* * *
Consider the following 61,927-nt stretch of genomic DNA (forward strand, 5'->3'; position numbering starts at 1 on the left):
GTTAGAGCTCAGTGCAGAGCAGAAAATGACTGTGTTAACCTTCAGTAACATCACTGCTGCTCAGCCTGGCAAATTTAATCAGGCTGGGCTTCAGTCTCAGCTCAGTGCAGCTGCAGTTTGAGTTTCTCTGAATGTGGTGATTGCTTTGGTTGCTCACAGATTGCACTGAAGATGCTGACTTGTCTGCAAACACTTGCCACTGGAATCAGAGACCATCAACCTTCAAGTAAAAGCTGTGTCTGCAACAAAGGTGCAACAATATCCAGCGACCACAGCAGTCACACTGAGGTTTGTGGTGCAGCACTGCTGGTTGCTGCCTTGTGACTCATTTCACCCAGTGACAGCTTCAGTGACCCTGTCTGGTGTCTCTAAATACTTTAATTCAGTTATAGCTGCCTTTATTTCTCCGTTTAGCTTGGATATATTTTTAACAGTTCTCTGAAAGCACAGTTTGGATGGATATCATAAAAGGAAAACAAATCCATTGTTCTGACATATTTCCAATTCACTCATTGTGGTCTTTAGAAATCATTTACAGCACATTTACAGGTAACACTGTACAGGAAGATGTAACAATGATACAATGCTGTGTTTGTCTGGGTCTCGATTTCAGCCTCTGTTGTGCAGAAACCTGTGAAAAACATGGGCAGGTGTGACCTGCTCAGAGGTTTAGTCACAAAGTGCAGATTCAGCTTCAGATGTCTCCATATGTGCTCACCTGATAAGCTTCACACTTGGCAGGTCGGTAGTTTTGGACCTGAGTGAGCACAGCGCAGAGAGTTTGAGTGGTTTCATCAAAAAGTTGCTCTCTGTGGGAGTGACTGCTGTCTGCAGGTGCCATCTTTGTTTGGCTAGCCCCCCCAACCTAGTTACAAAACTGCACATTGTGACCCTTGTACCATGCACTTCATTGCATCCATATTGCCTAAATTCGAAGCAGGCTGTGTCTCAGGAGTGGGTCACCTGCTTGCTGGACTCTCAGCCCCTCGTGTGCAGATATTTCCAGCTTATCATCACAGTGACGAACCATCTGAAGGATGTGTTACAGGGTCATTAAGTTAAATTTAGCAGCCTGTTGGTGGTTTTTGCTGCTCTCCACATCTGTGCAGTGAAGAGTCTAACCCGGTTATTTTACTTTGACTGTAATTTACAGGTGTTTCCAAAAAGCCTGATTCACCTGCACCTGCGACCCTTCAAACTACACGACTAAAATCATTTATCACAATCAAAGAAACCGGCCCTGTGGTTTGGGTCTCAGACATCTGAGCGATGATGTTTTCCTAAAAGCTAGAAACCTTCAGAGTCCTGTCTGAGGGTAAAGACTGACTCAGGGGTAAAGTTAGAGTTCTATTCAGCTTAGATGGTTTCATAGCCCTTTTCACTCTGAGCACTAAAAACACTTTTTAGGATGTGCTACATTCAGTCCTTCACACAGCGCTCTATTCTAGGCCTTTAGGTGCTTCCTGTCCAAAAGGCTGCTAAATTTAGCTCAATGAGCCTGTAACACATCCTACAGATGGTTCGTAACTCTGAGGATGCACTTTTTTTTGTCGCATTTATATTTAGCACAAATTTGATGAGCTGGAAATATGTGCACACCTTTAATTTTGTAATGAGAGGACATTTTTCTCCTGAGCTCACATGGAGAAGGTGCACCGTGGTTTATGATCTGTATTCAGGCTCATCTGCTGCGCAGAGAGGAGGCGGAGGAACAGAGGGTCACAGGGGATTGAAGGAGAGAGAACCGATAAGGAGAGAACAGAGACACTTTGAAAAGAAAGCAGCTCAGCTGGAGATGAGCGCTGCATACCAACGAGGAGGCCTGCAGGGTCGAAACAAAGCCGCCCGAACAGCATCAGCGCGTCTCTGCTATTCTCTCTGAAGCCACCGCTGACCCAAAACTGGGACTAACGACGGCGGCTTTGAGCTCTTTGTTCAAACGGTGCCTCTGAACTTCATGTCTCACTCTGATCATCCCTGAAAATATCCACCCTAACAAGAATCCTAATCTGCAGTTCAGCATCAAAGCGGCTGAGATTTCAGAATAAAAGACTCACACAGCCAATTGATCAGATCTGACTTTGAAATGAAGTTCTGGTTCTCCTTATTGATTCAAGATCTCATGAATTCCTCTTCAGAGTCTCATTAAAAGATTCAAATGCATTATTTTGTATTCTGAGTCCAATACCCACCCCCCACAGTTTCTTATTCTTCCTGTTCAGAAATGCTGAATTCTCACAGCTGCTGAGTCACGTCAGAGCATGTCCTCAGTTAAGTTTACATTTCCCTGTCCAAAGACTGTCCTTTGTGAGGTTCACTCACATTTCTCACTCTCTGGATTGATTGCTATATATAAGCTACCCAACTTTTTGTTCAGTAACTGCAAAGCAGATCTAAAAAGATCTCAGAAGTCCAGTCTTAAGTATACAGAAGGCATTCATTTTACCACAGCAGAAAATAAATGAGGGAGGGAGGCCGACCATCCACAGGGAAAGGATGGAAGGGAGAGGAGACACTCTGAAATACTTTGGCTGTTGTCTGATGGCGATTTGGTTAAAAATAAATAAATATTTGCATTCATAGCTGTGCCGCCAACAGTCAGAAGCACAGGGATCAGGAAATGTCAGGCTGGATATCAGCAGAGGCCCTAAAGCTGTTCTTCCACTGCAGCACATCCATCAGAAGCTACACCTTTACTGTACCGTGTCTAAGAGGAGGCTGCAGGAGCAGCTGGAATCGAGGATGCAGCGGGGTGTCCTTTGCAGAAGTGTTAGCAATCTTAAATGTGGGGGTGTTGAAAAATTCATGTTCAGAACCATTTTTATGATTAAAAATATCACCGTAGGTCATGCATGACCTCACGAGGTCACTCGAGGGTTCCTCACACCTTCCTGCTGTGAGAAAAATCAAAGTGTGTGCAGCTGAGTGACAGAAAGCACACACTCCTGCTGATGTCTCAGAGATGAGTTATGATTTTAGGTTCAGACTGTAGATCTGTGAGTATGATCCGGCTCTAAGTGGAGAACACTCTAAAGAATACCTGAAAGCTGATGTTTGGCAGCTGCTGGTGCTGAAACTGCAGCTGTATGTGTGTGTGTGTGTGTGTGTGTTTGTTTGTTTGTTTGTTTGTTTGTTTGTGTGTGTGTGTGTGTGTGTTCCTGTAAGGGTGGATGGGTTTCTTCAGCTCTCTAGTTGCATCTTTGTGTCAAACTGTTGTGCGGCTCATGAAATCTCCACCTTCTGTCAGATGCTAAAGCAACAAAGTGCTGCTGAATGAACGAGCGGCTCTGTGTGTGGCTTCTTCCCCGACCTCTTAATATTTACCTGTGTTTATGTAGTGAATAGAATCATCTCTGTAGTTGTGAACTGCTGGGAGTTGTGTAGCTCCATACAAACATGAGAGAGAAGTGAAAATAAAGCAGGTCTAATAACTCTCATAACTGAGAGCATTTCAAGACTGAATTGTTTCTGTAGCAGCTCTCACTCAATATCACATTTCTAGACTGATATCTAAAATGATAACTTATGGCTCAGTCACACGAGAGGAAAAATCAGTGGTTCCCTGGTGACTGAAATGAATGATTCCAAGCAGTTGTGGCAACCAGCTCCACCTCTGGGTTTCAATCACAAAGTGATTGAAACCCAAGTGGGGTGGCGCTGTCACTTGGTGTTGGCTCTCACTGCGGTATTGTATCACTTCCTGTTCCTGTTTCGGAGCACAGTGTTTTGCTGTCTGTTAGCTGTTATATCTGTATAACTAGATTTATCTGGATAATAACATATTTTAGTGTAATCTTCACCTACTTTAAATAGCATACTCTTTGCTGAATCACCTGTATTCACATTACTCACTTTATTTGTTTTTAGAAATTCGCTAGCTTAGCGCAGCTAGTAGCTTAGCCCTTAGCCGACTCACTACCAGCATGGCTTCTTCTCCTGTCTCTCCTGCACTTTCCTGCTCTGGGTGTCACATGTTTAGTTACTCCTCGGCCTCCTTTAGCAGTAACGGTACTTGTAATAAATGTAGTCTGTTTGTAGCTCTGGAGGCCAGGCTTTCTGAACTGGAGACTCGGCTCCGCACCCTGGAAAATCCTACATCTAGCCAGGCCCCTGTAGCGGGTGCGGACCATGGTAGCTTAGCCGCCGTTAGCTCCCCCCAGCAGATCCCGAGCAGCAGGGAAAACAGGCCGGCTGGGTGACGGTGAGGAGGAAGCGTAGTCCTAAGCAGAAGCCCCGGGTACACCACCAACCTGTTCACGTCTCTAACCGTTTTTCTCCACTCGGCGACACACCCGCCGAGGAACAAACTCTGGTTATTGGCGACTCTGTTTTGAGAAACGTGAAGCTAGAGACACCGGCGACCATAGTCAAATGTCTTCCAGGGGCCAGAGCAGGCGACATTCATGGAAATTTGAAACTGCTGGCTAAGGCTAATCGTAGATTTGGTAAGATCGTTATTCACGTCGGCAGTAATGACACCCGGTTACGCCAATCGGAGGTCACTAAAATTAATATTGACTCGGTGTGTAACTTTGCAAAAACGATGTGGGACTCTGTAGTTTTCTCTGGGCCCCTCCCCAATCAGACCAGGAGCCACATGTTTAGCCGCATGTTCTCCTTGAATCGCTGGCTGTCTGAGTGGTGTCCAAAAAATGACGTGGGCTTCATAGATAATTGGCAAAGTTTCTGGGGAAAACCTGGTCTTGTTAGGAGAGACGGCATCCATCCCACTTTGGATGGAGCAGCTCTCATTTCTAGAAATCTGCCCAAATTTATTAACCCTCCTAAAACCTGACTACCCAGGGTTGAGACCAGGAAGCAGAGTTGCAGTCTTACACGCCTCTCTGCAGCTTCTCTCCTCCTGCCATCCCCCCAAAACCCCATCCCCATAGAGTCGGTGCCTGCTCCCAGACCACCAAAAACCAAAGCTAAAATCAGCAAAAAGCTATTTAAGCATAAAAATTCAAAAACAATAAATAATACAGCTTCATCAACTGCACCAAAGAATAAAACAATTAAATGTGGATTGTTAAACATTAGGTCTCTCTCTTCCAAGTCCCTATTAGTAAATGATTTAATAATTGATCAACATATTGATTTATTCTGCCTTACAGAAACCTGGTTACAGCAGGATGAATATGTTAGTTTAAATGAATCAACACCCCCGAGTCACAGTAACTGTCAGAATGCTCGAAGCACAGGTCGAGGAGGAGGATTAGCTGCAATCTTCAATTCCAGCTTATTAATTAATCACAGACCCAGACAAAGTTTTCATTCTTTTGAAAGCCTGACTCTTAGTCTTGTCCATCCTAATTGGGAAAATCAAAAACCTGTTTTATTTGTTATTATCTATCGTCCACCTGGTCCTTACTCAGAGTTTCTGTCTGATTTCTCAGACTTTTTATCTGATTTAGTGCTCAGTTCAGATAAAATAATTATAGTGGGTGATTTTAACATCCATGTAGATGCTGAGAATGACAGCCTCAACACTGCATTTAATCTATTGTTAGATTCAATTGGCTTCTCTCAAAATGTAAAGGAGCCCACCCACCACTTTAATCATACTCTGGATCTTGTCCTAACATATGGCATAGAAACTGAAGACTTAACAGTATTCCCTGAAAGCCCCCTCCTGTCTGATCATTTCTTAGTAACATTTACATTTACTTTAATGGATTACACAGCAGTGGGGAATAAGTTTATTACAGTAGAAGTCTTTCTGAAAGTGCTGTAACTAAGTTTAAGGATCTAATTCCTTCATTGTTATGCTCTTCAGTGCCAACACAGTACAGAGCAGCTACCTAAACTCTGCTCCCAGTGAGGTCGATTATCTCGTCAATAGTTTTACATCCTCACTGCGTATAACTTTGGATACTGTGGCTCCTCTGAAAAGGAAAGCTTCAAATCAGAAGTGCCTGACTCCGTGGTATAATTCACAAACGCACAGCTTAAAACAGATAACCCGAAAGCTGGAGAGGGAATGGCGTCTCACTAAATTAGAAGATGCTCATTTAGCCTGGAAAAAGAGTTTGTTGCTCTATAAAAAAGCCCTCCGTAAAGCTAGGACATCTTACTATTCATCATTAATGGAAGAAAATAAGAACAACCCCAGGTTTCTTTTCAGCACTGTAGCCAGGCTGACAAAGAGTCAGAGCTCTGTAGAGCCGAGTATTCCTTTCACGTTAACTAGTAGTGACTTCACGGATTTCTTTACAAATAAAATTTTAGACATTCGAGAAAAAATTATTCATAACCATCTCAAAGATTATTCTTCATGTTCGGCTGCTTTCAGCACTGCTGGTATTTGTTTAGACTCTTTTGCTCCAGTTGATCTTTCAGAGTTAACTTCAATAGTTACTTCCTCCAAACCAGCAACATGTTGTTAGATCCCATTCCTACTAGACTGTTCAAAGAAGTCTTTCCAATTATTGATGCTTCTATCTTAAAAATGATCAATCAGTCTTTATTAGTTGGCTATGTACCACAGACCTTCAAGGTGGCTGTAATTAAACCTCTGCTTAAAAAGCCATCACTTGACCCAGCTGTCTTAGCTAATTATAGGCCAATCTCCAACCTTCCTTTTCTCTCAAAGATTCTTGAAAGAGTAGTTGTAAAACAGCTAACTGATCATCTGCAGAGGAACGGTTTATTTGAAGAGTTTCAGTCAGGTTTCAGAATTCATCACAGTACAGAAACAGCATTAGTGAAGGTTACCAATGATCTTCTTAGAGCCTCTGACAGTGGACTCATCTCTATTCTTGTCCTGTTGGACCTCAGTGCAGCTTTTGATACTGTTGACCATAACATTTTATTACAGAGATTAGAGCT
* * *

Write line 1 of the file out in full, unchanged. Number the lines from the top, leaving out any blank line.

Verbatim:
Consider the following 61,927-nt stretch of genomic DNA (forward strand, 5'->3'; position numbering starts at 1 on the left):